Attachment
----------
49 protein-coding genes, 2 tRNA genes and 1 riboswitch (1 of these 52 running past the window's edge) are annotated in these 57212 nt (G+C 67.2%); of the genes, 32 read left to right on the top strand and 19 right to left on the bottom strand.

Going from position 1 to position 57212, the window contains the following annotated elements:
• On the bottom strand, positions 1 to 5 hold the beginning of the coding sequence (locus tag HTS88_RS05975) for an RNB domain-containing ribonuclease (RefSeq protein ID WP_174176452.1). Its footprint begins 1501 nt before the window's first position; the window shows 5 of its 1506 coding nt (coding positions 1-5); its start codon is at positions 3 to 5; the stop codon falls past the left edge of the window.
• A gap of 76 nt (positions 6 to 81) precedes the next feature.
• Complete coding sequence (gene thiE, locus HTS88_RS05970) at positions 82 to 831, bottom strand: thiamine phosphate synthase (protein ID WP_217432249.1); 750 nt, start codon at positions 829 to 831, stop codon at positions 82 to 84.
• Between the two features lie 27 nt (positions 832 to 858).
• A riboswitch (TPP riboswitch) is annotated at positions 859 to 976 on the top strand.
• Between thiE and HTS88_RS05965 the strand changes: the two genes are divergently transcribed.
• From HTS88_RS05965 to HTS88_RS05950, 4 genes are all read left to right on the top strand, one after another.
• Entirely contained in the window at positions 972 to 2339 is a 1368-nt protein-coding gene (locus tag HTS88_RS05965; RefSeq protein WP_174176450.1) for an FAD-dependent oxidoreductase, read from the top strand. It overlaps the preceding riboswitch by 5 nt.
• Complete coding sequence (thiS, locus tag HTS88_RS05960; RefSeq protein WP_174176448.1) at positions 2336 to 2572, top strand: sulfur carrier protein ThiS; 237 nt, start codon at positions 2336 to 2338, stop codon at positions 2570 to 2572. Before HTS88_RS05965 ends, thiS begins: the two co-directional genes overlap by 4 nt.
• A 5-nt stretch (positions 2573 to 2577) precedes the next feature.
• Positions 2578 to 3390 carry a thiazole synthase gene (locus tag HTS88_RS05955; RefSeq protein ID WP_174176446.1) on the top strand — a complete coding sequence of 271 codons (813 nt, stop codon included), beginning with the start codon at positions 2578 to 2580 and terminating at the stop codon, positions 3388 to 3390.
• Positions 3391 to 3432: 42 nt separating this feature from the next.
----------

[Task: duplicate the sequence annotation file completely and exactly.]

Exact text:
49 protein-coding genes, 2 tRNA genes and 1 riboswitch (1 of these 52 running past the window's edge) are annotated in these 57212 nt (G+C 67.2%); of the genes, 32 read left to right on the top strand and 19 right to left on the bottom strand.

Going from position 1 to position 57212, the window contains the following annotated elements:
• On the bottom strand, positions 1 to 5 hold the beginning of the coding sequence (locus tag HTS88_RS05975) for an RNB domain-containing ribonuclease (RefSeq protein ID WP_174176452.1). Its footprint begins 1501 nt before the window's first position; the window shows 5 of its 1506 coding nt (coding positions 1-5); its start codon is at positions 3 to 5; the stop codon falls past the left edge of the window.
• A gap of 76 nt (positions 6 to 81) precedes the next feature.
• Complete coding sequence (gene thiE, locus HTS88_RS05970) at positions 82 to 831, bottom strand: thiamine phosphate synthase (protein ID WP_217432249.1); 750 nt, start codon at positions 829 to 831, stop codon at positions 82 to 84.
• Between the two features lie 27 nt (positions 832 to 858).
• A riboswitch (TPP riboswitch) is annotated at positions 859 to 976 on the top strand.
• Between thiE and HTS88_RS05965 the strand changes: the two genes are divergently transcribed.
• From HTS88_RS05965 to HTS88_RS05950, 4 genes are all read left to right on the top strand, one after another.
• Entirely contained in the window at positions 972 to 2339 is a 1368-nt protein-coding gene (locus tag HTS88_RS05965; RefSeq protein WP_174176450.1) for an FAD-dependent oxidoreductase, read from the top strand. It overlaps the preceding riboswitch by 5 nt.
• Complete coding sequence (thiS, locus tag HTS88_RS05960; RefSeq protein WP_174176448.1) at positions 2336 to 2572, top strand: sulfur carrier protein ThiS; 237 nt, start codon at positions 2336 to 2338, stop codon at positions 2570 to 2572. Before HTS88_RS05965 ends, thiS begins: the two co-directional genes overlap by 4 nt.
• A 5-nt stretch (positions 2573 to 2577) precedes the next feature.
• Positions 2578 to 3390 carry a thiazole synthase gene (locus tag HTS88_RS05955; RefSeq protein ID WP_174176446.1) on the top strand — a complete coding sequence of 271 codons (813 nt, stop codon included), beginning with the start codon at positions 2578 to 2580 and terminating at the stop codon, positions 3388 to 3390.
• Positions 3391 to 3432: 42 nt separating this feature from the next.